This question pertains to the theory of Hadamard/elementwise functions of multivariate r.v.s/random vectors, which is unfortunately not a very popular topic:

References for the theory of Hadamard functions and compositions of random vectors

Let ${\mathbf{f}} = \left( {{f_1},...,{f_n}} \right)$ and ${\mathbf{g}} = \left( {{g_1},...,{g_n}} \right)$ be two real random vectors of dimension $n$ . Both of them have an improper, degenerate multivariate Gaussian regularization (prior) probability distribution

$p\left( {\left. {\mathbf{f}} \right|{\varepsilon _f}} \right) \propto {\varepsilon _f}^n{e^{ - \frac{{{\varepsilon _f}^2}}{2}{{\mathbf{f}}^{\mathbf{T}}}{\mathbf{Rf}}}}$ and $p\left( {\left. {\mathbf{g}} \right|{\varepsilon _g}} \right) \propto {\varepsilon _g}^n{e^{ - \frac{{{\varepsilon _g}^2}}{2}{{\mathbf{g}}^{\mathbf{T}}}{\mathbf{Rg}}}}$

where ${\varepsilon _f}$ and ${\varepsilon _g}$ are regularization hyperparameters and ${\mathbf{R}}$ is a singular regularization matrix of dimension $n$ (e.g. of rank deficiency $2$ ).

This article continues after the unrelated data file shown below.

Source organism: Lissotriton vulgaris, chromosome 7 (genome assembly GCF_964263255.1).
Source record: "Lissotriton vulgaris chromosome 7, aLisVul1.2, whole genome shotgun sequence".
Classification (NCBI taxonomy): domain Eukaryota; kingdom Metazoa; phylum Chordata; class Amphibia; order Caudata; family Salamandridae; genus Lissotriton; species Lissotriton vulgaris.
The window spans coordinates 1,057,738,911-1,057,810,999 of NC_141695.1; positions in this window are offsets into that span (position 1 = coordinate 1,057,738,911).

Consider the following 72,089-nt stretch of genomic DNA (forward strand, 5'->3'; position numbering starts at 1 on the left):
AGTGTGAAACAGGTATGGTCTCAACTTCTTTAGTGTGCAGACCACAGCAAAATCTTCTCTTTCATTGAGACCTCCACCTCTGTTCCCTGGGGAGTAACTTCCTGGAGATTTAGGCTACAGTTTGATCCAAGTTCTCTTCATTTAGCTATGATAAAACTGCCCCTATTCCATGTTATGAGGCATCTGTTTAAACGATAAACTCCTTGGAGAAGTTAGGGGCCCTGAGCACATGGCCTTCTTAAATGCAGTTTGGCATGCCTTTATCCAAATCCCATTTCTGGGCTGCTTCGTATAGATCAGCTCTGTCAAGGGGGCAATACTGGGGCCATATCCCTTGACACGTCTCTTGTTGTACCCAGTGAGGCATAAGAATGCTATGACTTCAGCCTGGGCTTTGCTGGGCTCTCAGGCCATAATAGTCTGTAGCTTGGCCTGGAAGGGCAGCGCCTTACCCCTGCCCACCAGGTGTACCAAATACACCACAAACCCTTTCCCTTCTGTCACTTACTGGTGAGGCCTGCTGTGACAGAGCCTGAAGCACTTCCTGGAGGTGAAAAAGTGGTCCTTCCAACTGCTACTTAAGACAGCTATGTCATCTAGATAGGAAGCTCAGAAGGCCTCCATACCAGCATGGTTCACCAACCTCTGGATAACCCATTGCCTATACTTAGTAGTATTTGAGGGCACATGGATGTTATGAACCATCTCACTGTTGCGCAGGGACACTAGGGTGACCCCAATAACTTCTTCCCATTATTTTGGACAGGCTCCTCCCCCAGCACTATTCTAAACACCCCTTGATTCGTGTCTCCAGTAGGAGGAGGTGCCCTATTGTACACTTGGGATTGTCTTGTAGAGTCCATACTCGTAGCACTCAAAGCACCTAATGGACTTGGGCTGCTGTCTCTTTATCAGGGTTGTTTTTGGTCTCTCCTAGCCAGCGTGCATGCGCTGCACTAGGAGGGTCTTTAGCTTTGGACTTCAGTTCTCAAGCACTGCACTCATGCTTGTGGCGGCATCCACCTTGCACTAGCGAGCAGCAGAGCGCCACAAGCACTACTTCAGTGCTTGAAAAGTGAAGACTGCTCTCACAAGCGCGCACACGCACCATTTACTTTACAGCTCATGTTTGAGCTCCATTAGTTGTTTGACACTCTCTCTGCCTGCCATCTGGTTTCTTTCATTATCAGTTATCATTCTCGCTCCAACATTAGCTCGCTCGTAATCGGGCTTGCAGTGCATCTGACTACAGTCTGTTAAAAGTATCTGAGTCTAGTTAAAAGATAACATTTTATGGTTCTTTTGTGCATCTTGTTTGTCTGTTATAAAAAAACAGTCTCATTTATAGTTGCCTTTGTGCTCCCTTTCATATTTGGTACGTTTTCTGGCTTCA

Let ${\mathbf{h}} = {\mathbf{f}} \oslash {\mathbf{g}} \triangleq \left( {{f_1}/{g_1},...,{f_n}/{g_n}} \right)$ be their Hadamard, elementwise ratio.

What’s the (possibly degenerate) probability distribution of ${\mathbf{h}}$?

Should I first call the disintegration theorem in order to fall on the non-degenerate case? (that would not be natural because the regularization priors are naturally, intrinsically degenerate and that’s perfectly OK as long as the posteriors are not).

Could the degenerate case be simpler than the non-degenerate one? (which I don’t know, a kind of multivariate Cauchy-like distribution?)


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